There are better things in life than being married – is it?
The other day, an article was doing the rounds of the social networking site Facebook, titled something along the lines of ‘Things to do other than get married.’ Young women went wild, reposting this on their walls, exhorting their friends to agree. ‘Yes!’ they said, ‘we are independent women who don’t need men, wanting get married and/or be in a relationship is passé! Our strong feminist selves are better off without the trappings and endings a marriage brings!’ This was the prevalent sentiment. The article that started such a strong outpouring of ‘feminist’ feelings was actually quite silly and probably written in jest. It listed alternatives to marriage as childish as watching Disney movies in chronological order, dating various people at one go, being promiscuous, having dinner parties with white wine and for some strange reason – starting to read. What, pray tell, does reading have to do with marital status?
Granted, that the attitude that women have not amounted to anything if they aren’t married is an annoying social mentality. However, that does not mean that relationships are passé or a bore! What young women (and young men) need to understand is that harmony is the key word. If they are at peace with themselves and the surrounding world, relationships with everyone become that much simpler. Let’s ask ourselves why it is suddenly fashionable to denounce marriage as an institution. The majority of youngsters would probably say that there are no examples of happily married lives in front of them. That is absolute nonsense. For every broken marriage or relationship you see around you, you will find a happy couple. And every relationship, be it parents, siblings or spouses are guaranteed to go through rough patches sometimes. So should we allow the fear of problems rob us of a relationship?
Getting married does not mean the end of life as you know it. Yes, getting married signifies adulthood. You are no longer a child, you are most definitely a grown up with responsibilities. What rankles is the attitude that while growing up is indeed fine and most definitely happening; marriage seems to be touted as a step that doormats take. Why is that? Why has the legal binding of two people into a hopefully lifelong relationship become a topic to receive much flak? This is unfortunately, indicative of the value system of this generation. They don’t want to grow up and take legal responsibility of another human being – something that they can be held accountable for. They worry that their freedom will be restricted by marriage that they might get bored of the other person. They worry that they will want different things and then have to compromise and adjust. Also, they are just plain selfish sometimes and revel in a life of instant gratification where if one thing is not suiting the purpose the option is to run out and replace it. That goes for everything – toys, gadgets, clothes and people.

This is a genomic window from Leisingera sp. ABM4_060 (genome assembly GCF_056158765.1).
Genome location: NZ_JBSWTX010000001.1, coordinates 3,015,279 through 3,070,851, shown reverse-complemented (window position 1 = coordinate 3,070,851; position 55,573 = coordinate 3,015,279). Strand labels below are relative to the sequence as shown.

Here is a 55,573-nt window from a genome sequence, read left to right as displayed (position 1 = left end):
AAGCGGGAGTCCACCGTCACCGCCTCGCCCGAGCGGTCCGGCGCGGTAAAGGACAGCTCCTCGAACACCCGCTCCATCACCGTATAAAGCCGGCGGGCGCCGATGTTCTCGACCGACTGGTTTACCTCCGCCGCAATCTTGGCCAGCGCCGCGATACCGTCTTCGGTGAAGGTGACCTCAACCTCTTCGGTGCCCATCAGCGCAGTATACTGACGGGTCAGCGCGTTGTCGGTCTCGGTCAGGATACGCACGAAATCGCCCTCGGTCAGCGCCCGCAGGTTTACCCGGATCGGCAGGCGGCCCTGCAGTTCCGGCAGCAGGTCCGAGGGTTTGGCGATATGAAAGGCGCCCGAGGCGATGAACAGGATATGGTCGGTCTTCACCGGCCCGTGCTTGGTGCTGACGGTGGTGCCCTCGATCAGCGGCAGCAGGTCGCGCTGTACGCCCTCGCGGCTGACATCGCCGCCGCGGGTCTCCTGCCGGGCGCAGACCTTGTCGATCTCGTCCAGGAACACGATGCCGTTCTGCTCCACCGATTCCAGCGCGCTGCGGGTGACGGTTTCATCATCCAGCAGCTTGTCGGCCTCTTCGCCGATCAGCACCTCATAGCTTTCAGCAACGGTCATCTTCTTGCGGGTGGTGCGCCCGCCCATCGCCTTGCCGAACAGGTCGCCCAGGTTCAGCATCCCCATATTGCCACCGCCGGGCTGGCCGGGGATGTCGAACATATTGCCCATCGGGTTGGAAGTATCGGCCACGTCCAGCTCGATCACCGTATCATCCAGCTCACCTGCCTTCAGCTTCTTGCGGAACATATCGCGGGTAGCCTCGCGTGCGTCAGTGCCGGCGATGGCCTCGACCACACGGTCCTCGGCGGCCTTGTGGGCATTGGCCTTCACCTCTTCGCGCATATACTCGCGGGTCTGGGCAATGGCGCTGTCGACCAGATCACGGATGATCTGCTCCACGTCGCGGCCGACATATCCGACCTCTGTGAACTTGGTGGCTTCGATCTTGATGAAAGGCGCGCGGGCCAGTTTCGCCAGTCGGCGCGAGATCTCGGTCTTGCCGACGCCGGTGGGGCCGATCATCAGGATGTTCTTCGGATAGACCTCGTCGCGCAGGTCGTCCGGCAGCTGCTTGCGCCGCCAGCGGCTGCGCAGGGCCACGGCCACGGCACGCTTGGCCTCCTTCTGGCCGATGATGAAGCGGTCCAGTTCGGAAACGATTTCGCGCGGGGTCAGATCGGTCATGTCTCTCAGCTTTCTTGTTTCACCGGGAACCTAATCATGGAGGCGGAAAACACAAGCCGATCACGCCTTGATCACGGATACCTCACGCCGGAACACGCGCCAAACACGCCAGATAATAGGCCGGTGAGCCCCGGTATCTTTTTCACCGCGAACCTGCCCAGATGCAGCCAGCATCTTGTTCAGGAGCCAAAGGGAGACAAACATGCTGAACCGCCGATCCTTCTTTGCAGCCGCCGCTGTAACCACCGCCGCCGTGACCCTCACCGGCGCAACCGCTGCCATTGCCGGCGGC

So what needs to be fixed here? The people who get married and then bail on it because they want something else and they are bored, or the institution of marriage itself? The thought process, that marriage sounds a death knell for all things fun needs to go. The majority of the people who commented on this article – all young and yuppie – lauded it for its humour and veracity. However, there was one very strong naysayer who articulated her opinion very well. She politely begged to differ and said she can do everything on the list – save for the promiscuity and various dating – while being happily married. When did promiscuity and dating multiple people become something to be applauded anyway?